Monday, August 26, 2013

Lions and Tigers and Bears. But Really Just Bears.

Instead of catching a few hours of sleep for yet another ridiculously long day of travel, I am sitting in my room on an adrenaline high, occasionally peering out of my window watching for polar bears. This epitomizes a typical Miriam incident. Something rare that everyone blows off with, "Meh, I've done this for ten years, never seen anything like that," but then happens to me almost immediately.
The first hint tonight would be interesting was at the shift change meeting I go to at eleven thirty. During which, someone brought up safety around bears. Someone mentioned a bear had been seen around camp a few days ago which put me slightly back on edge as it was a reminder that it really isn't city life out here. So, walking out of the meeting, I casually asked and was told, "Oh you never see polar bears out here, only on the ice." I should have known right then. Anytime anyone makes a blanket statement around me or I have that split second thought that I won't really see that polar bear because its so rare, life sets out to disprove that notion. But I drove home about two and a half hours later  with one of my Miriam gut feelings that something was up. I just couldn't shake it. You'd think by now I would just accept it and believe it. It is the same feeling that makes me slow down on dark roads so I see that deer in time. Or has me looking in the right spot and see the mountain lion run by the sorority house. And it is the same feeling I had that made me pull off the road for a two minute break right before I would have driven through a tornado. In any case, my spidey sense was tingling enough that I was on high alert driving home. It's getting pretty dark here for a couple hours at night, and other than passing by rigs, pump stations, etc, there is not much in the way of road side lighting. I was convinced today would be the day something was waiting for me in the road. I normally switch off my radio after I pull off the pad the rig is on. Today I left it on the whole ride, just in case. And sure enough, as I pulled in the parking lot, my headlights passed over a rather alarmingly large bear maybe fifty feet from the front of the camp. Maximum distance, I am not great at estimating them, but waaaaay to close to camp. Hashtag....North Slope Problems. I was on the radio instantaneously calling the main rig site because it was the quickest and only number I know. I was shocked enough that all I managed was a "Who do I need to let know there is a bear at camp?" Security was immediately notified and then I was asked, "What color is it? Brown, black, white?" And all I could say was "Ummmm, well, it looks white to me...." I just could not wrap my head around it. I also got a few random calls back on the radio. "Yeah....we don't have brown bears around here," was the ominous reply to that statement. And my favorite to break the "You have got to be fucking kidding me" tension that was my evening (this post totally deserves a swear word), I got a snarky "You sure its not a panda, Hank?" Yeah....pretty darn isn't a koala bear either, that's for damn certain. Anyway, I just waited in my car and watched it wander around the random equipment and storage until I lost sight of it. But I could tell security had a couple trucks watching it and they radioed and said to go ahead and go into camp. So here I sit, too excited to sleep, contemplating the marvelous fact that I am using the internet, curled up in my warm room, safe and sound, eating too many late night oreos, while one of the most terrifying predators on the planet is lurking just out of site in the darkness outside my window.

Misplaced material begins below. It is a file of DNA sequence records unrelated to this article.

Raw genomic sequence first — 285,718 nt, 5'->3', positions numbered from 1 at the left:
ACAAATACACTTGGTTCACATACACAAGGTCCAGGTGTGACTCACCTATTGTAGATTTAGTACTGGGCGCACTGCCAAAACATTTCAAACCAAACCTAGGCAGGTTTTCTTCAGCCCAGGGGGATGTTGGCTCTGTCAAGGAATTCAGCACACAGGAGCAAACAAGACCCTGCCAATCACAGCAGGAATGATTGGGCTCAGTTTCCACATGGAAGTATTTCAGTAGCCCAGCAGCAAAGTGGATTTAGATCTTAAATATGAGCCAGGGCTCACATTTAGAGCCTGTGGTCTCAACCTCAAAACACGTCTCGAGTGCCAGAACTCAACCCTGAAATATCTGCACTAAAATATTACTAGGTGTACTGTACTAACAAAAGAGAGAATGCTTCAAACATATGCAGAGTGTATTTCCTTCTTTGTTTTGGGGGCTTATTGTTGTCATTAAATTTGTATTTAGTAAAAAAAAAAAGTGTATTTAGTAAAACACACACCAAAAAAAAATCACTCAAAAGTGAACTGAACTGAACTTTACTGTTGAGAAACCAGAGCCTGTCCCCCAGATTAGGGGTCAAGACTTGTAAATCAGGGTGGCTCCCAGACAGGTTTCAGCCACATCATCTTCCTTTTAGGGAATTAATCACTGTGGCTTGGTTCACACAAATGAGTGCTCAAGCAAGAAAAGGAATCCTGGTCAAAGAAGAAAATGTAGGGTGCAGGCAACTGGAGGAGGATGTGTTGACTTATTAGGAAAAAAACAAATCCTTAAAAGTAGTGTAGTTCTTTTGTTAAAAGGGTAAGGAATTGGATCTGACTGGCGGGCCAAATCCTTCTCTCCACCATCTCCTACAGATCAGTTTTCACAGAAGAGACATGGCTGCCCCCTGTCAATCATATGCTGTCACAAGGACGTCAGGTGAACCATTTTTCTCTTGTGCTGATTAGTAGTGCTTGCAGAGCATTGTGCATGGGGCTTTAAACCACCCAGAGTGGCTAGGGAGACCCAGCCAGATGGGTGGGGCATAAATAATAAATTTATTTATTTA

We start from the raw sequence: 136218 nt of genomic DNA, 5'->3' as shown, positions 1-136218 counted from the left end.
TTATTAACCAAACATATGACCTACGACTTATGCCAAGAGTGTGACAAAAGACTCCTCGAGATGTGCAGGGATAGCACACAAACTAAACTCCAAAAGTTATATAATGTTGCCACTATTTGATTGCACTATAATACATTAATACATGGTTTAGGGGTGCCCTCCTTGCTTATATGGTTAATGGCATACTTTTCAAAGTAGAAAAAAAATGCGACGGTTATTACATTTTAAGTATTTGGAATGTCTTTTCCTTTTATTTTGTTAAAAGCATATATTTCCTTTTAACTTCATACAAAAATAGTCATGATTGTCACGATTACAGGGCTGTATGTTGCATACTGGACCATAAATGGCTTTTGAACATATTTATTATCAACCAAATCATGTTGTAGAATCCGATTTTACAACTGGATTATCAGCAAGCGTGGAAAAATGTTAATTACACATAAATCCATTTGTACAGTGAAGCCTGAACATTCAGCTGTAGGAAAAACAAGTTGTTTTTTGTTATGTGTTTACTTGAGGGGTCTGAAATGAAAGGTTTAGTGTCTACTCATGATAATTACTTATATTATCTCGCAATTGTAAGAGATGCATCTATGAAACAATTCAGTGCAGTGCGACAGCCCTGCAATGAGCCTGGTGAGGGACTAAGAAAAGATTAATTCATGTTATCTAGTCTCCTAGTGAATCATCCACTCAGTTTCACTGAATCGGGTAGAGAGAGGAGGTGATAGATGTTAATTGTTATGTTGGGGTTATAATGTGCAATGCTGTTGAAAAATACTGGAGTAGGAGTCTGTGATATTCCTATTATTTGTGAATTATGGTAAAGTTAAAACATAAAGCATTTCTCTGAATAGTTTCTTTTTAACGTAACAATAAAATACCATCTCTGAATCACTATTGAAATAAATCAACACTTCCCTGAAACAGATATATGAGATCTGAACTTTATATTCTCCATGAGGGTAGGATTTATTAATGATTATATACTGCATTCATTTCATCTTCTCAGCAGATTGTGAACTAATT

Friday, August 23, 2013

I Didn't Choose the Rig Life, the Rig Life Chose Me.